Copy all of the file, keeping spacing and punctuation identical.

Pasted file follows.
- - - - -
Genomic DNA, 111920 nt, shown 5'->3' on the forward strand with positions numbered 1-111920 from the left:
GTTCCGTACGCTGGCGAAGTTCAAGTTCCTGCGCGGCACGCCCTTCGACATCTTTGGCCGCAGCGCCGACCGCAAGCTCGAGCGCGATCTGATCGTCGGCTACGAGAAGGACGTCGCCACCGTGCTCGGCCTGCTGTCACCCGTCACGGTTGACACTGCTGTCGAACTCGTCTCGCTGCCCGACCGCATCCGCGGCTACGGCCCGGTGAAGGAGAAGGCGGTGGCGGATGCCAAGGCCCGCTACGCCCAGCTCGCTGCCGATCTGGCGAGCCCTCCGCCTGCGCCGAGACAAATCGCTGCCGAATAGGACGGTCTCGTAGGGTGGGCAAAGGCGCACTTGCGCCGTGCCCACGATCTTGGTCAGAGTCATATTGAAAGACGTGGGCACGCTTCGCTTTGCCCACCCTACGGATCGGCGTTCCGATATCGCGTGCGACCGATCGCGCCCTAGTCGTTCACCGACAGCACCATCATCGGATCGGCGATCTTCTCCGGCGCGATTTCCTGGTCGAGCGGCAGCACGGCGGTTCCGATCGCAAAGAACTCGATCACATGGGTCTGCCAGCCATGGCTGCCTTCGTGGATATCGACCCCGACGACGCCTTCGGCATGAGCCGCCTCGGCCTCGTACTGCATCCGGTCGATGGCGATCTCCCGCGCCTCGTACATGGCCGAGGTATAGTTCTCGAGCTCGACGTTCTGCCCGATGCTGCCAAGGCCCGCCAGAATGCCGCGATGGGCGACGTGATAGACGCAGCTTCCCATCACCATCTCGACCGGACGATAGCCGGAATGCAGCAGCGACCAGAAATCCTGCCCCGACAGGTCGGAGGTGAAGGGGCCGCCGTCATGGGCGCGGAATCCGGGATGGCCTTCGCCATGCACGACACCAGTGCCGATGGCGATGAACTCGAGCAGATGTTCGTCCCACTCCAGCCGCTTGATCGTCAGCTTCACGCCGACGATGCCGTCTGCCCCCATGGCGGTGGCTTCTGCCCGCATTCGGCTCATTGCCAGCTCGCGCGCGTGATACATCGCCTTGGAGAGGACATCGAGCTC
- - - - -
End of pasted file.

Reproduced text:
Genomic DNA, 111920 nt, shown 5'->3' on the forward strand with positions numbered 1-111920 from the left:
GTTCCGTACGCTGGCGAAGTTCAAGTTCCTGCGCGGCACGCCCTTCGACATCTTTGGCCGCAGCGCCGACCGCAAGCTCGAGCGCGATCTGATCGTCGGCTACGAGAAGGACGTCGCCACCGTGCTCGGCCTGCTGTCACCCGTCACGGTTGACACTGCTGTCGAACTCGTCTCGCTGCCCGACCGCATCCGCGGCTACGGCCCGGTGAAGGAGAAGGCGGTGGCGGATGCCAAGGCCCGCTACGCCCAGCTCGCTGCCGATCTGGCGAGCCCTCCGCCTGCGCCGAGACAAATCGCTGCCGAATAGGACGGTCTCGTAGGGTGGGCAAAGGCGCACTTGCGCCGTGCCCACGATCTTGGTCAGAGTCATATTGAAAGACGTGGGCACGCTTCGCTTTGCCCACCCTACGGATCGGCGTTCCGATATCGCGTGCGACCGATCGCGCCCTAGTCGTTCACCGACAGCACCATCATCGGATCGGCGATCTTCTCCGGCGCGATTTCCTGGTCGAGCGGCAGCACGGCGGTTCCGATCGCAAAGAACTCGATCACATGGGTCTGCCAGCCATGGCTGCCTTCGTGGATATCGACCCCGACGACGCCTTCGGCATGAGCCGCCTCGGCCTCGTACTGCATCCGGTCGATGGCGATCTCCCGCGCCTCGTACATGGCCGAGGTATAGTTCTCGAGCTCGACGTTCTGCCCGATGCTGCCAAGGCCCGCCAGAATGCCGCGATGGGCGACGTGATAGACGCAGCTTCCCATCACCATCTCGACCGGACGATAGCCGGAATGCAGCAGCGACCAGAAATCCTGCCCCGACAGGTCGGAGGTGAAGGGGCCGCCGTCATGGGCGCGGAATCCGGGATGGCCTTCGCCATGCACGACACCAGTGCCGATGGCGATGAACTCGAGCAGATGTTCGTCCCACTCCAGCCGCTTGATCGTCAGCTTCACGCCGACGATGCCGTCTGCCCCCATGGCGGTGGCTTCTGCCCGCATTCGGCTCATTGCCAGCTCGCGCGCGTGATACATCGCCTTGGAGAGGACATCGAGCTC